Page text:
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|Title:||Clinical significance and regulation of cohesin depletion in mammalian oocytes|
|Abstract:||The likelihood of chromosome segregation errors in human oocytes increases dramatically from the age of 35. This results in an increased chance of pregnancies from older women ending in miscarriage. Oocytes are particularly vulnerable to ageing, as it can take five decades for them to undergo growth, from their formation during embryogenesis as prophase arrested primordial-stage oocytes. Chromosomal stability in oocytes is provided by cohesin. This is loaded onto oocyte chromosomes during embryogenesis and removed during anaphase after oocyte growth. Recent work in our laboratory indicates that cohesin is predominantly lost at the primordial stage. However, questions remain around the timing and mechanism of loss. I will seek to address this as well as investigate whether loss of cohesin can explain age-related segregation errors in human oocytes. My findings indicate that cohesin loss occurs gradually during ageing, and that the meiosis-specific cohesin subunit REC8 appears more affected by age than the universal sub-unit SMC3. I find that RAD21 is expressed at the primordial-oocyte stage, suggesting a potential turnover of RAD21-containing complexes could explain this difference. The protease separase, which cleaves cohesin during anaphase, is also detectable in the oocyte cytoplasm at the primordial stage. Using an oocytespecific separase null mouse, I find that cohesin depletion occurs in the absence of separase. Finally, I use human oocytes to test the clinical significance of cohesin depletion. My findings indicate that ageing is associated with loss of REC8 from between chromatids. However, due to diffuse association of cohesin with chromatin in oocytes from older women, no overall reduction in chromosome-associated REC8 occurs. Thus, in contrast to mice, ageing in human oocytes appears to manifest as mislocalisation, rather than reduction of REC8. These findings indicate that ageing impacts on cohesin in both mouse and human oocytes but that the outcome manifests differently between organisms.|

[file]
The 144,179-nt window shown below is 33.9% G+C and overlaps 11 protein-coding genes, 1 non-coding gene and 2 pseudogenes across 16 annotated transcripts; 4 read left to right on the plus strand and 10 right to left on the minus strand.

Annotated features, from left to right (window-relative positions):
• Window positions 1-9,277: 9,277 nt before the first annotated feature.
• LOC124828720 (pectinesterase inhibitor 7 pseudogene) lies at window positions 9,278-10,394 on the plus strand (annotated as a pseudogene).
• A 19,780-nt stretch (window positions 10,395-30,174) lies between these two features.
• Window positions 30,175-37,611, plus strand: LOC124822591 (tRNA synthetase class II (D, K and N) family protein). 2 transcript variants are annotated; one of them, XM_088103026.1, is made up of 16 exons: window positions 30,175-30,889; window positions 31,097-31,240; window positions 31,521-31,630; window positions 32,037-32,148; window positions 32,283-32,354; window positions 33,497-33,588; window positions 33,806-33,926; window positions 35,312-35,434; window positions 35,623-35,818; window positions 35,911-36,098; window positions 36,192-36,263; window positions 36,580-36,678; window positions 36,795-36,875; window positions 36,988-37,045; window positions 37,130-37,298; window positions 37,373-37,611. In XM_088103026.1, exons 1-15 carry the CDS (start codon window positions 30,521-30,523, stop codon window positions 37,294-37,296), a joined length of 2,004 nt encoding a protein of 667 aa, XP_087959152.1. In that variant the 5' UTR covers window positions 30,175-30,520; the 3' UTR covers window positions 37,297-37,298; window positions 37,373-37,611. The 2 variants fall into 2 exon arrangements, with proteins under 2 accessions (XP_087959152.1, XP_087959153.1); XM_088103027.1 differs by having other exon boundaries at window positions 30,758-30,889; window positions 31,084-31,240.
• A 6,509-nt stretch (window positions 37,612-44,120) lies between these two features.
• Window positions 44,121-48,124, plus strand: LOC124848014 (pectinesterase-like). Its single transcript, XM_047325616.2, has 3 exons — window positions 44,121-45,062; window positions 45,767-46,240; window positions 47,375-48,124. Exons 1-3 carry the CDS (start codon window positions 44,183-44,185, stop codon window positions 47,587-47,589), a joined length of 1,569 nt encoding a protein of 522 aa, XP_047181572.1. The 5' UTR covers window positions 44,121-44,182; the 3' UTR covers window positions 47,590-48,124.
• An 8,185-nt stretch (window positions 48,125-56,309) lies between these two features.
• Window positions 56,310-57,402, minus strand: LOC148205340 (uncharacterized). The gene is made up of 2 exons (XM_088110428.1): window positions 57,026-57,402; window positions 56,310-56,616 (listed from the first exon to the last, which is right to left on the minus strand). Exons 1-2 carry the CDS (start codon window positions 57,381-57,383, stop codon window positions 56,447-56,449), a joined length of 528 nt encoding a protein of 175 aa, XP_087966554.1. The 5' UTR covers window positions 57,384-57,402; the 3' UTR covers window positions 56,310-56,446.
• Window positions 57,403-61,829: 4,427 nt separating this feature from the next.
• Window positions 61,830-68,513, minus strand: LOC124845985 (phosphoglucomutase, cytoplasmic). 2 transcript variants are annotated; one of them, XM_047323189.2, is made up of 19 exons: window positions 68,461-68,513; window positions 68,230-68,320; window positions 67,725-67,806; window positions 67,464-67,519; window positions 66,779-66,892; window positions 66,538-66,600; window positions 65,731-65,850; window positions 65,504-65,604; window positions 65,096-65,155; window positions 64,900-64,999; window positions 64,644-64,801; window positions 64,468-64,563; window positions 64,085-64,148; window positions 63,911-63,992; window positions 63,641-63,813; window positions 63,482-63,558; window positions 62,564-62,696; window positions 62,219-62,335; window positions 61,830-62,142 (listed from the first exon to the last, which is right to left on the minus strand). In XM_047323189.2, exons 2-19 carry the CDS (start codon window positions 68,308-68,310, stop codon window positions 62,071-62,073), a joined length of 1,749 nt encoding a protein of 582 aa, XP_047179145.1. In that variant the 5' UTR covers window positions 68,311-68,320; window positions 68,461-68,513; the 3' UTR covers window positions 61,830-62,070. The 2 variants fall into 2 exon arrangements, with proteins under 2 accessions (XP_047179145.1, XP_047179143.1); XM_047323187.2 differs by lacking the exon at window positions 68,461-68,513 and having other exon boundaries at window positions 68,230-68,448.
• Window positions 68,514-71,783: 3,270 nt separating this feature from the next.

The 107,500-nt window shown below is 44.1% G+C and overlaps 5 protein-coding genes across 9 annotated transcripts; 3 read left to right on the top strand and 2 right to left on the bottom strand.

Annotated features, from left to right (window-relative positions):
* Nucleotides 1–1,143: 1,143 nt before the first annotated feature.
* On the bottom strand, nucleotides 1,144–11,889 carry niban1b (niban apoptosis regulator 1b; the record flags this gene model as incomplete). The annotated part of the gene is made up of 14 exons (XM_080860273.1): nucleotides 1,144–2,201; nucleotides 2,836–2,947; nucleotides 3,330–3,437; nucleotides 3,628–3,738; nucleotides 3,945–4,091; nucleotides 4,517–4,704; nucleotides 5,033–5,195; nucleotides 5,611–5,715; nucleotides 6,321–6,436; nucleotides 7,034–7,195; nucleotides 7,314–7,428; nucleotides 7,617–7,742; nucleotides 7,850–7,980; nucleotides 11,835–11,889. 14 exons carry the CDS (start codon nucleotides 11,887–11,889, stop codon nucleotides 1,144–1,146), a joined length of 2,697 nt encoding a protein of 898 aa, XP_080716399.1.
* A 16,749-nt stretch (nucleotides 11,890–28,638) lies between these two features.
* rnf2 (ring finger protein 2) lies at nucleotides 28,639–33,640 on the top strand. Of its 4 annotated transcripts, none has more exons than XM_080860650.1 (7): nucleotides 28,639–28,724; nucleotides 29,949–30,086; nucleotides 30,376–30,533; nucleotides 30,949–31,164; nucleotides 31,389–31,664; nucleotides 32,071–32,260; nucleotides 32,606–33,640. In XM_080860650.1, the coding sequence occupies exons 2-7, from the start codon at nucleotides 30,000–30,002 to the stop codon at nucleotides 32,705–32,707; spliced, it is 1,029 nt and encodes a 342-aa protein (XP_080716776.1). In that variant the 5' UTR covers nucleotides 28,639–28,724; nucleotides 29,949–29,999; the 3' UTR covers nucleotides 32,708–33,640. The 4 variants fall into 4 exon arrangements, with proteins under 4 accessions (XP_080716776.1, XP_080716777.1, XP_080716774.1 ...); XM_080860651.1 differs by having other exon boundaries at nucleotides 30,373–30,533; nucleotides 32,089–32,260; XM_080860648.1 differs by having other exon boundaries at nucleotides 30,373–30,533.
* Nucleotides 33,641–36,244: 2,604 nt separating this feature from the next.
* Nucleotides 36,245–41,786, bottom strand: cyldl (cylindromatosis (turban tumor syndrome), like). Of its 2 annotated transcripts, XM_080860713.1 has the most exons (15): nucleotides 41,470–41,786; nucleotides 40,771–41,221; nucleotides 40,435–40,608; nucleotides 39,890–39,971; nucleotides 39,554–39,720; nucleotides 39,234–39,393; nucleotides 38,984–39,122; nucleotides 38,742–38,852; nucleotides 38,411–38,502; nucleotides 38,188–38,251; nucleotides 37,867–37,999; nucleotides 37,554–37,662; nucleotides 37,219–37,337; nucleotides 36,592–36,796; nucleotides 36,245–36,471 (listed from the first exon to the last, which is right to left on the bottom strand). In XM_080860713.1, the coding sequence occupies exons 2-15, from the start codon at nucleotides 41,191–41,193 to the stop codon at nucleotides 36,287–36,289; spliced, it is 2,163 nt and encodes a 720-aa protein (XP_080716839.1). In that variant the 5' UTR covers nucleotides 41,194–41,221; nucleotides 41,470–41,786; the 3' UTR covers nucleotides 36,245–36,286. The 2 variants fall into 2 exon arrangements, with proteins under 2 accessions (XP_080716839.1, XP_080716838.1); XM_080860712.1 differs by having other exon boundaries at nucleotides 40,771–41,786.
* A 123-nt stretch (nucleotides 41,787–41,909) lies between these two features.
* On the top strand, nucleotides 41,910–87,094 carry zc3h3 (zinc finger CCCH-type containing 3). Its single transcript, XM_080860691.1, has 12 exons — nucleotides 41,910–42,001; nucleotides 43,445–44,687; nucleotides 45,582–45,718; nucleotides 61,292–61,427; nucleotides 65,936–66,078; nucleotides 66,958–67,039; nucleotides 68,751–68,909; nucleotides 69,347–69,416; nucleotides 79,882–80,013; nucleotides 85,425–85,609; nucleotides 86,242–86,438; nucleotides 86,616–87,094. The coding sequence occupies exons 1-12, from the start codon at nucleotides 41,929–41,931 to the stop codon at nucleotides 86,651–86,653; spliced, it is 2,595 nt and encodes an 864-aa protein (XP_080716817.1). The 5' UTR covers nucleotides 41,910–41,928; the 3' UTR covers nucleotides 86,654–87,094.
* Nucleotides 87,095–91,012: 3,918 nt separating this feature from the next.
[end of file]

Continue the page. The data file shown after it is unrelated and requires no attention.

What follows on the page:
|Appears in Collections:||Institute of Genetic Medicine|
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|Cooney D 2019.pdf||Thesis||10.38 MB||Adobe PDF||View/Open|
|dspacelicence.pdf||Licence||43.82 kB||Adobe PDF||View/Open|
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